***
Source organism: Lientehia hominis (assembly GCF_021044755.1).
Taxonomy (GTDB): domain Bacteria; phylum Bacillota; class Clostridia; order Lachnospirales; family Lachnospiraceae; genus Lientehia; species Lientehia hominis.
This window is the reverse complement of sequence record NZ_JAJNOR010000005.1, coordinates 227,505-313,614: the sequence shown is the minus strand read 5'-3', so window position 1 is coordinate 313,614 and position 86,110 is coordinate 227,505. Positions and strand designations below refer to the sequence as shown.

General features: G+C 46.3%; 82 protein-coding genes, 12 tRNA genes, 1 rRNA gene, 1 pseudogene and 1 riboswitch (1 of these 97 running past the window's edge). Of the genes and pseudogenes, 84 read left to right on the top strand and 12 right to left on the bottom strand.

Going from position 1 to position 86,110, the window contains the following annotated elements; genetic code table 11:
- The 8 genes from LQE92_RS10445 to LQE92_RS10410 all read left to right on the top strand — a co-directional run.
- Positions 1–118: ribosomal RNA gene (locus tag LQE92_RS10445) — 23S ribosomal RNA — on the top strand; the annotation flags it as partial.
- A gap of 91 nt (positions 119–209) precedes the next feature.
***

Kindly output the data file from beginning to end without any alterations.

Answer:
Source organism: Lientehia hominis (assembly GCF_021044755.1).
Taxonomy (GTDB): domain Bacteria; phylum Bacillota; class Clostridia; order Lachnospirales; family Lachnospiraceae; genus Lientehia; species Lientehia hominis.
This window is the reverse complement of sequence record NZ_JAJNOR010000005.1, coordinates 227,505-313,614: the sequence shown is the minus strand read 5'-3', so window position 1 is coordinate 313,614 and position 86,110 is coordinate 227,505. Positions and strand designations below refer to the sequence as shown.

General features: G+C 46.3%; 82 protein-coding genes, 12 tRNA genes, 1 rRNA gene, 1 pseudogene and 1 riboswitch (1 of these 97 running past the window's edge). Of the genes and pseudogenes, 84 read left to right on the top strand and 12 right to left on the bottom strand.

Going from position 1 to position 86,110, the window contains the following annotated elements; genetic code table 11:
- The 8 genes from LQE92_RS10445 to LQE92_RS10410 all read left to right on the top strand — a co-directional run.
- Positions 1–118: ribosomal RNA gene (locus tag LQE92_RS10445) — 23S ribosomal RNA — on the top strand; the annotation flags it as partial.
- A gap of 91 nt (positions 119–209) precedes the next feature.